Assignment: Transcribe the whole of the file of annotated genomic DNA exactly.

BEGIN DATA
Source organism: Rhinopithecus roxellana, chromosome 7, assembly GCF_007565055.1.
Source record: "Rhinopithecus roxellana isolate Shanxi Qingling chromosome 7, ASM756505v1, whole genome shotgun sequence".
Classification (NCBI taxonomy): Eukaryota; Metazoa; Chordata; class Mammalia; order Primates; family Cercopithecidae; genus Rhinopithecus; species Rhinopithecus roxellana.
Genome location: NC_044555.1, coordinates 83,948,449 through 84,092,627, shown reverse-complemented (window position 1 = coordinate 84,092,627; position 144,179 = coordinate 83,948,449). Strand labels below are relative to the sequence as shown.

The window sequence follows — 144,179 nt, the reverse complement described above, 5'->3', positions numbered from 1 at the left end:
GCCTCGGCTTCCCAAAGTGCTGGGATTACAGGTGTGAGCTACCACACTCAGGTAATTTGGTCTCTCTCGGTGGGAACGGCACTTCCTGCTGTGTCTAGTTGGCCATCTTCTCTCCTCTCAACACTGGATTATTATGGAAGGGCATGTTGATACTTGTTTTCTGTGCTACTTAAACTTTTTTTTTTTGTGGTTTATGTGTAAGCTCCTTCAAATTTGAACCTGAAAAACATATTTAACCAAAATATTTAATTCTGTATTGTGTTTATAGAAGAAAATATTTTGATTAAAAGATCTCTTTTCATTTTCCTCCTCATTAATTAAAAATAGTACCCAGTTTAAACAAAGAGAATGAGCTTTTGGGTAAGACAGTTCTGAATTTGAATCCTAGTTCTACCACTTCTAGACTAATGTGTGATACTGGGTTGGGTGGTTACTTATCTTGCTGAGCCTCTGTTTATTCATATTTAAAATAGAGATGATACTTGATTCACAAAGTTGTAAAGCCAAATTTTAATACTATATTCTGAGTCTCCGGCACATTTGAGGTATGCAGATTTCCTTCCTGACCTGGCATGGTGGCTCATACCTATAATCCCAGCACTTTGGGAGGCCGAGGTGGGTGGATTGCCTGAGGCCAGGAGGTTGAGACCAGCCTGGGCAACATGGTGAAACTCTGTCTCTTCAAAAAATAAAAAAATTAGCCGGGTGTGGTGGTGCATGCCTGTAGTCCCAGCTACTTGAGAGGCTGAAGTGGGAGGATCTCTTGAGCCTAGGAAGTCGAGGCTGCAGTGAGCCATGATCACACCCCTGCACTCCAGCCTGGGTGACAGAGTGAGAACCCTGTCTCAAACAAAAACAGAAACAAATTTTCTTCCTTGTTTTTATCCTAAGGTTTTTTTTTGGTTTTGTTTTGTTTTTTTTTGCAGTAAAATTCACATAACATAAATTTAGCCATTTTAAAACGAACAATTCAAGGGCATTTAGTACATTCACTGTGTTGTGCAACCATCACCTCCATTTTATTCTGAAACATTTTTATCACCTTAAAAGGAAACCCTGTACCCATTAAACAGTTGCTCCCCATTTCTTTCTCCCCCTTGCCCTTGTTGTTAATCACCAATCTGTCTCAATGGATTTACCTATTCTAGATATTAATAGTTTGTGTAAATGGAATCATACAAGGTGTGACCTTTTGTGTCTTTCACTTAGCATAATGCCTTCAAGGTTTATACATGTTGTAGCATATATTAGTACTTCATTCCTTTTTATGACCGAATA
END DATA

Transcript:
Source organism: Rhinopithecus roxellana, chromosome 7, assembly GCF_007565055.1.
Source record: "Rhinopithecus roxellana isolate Shanxi Qingling chromosome 7, ASM756505v1, whole genome shotgun sequence".
Classification (NCBI taxonomy): Eukaryota; Metazoa; Chordata; class Mammalia; order Primates; family Cercopithecidae; genus Rhinopithecus; species Rhinopithecus roxellana.
Genome location: NC_044555.1, coordinates 83,948,449 through 84,092,627, shown reverse-complemented (window position 1 = coordinate 84,092,627; position 144,179 = coordinate 83,948,449). Strand labels below are relative to the sequence as shown.

The window sequence follows — 144,179 nt, the reverse complement described above, 5'->3', positions numbered from 1 at the left end:
GCCTCGGCTTCCCAAAGTGCTGGGATTACAGGTGTGAGCTACCACACTCAGGTAATTTGGTCTCTCTCGGTGGGAACGGCACTTCCTGCTGTGTCTAGTTGGCCATCTTCTCTCCTCTCAACACTGGATTATTATGGAAGGGCATGTTGATACTTGTTTTCTGTGCTACTTAAACTTTTTTTTTTTGTGGTTTATGTGTAAGCTCCTTCAAATTTGAACCTGAAAAACATATTTAACCAAAATATTTAATTCTGTATTGTGTTTATAGAAGAAAATATTTTGATTAAAAGATCTCTTTTCATTTTCCTCCTCATTAATTAAAAATAGTACCCAGTTTAAACAAAGAGAATGAGCTTTTGGGTAAGACAGTTCTGAATTTGAATCCTAGTTCTACCACTTCTAGACTAATGTGTGATACTGGGTTGGGTGGTTACTTATCTTGCTGAGCCTCTGTTTATTCATATTTAAAATAGAGATGATACTTGATTCACAAAGTTGTAAAGCCAAATTTTAATACTATATTCTGAGTCTCCGGCACATTTGAGGTATGCAGATTTCCTTCCTGACCTGGCATGGTGGCTCATACCTATAATCCCAGCACTTTGGGAGGCCGAGGTGGGTGGATTGCCTGAGGCCAGGAGGTTGAGACCAGCCTGGGCAACATGGTGAAACTCTGTCTCTTCAAAAAATAAAAAAATTAGCCGGGTGTGGTGGTGCATGCCTGTAGTCCCAGCTACTTGAGAGGCTGAAGTGGGAGGATCTCTTGAGCCTAGGAAGTCGAGGCTGCAGTGAGCCATGATCACACCCCTGCACTCCAGCCTGGGTGACAGAGTGAGAACCCTGTCTCAAACAAAAACAGAAACAAATTTTCTTCCTTGTTTTTATCCTAAGGTTTTTTTTTGGTTTTGTTTTGTTTTTTTTTGCAGTAAAATTCACATAACATAAATTTAGCCATTTTAAAACGAACAATTCAAGGGCATTTAGTACATTCACTGTGTTGTGCAACCATCACCTCCATTTTATTCTGAAACATTTTTATCACCTTAAAAGGAAACCCTGTACCCATTAAACAGTTGCTCCCCATTTCTTTCTCCCCCTTGCCCTTGTTGTTAATCACCAATCTGTCTCAATGGATTTACCTATTCTAGATATTAATAGTTTGTGTAAATGGAATCATACAAGGTGTGACCTTTTGTGTCTTTCACTTAGCATAATGCCTTCAAGGTTTATACATGTTGTAGCATATATTAGTACTTCATTCCTTTTTATGACCGAATA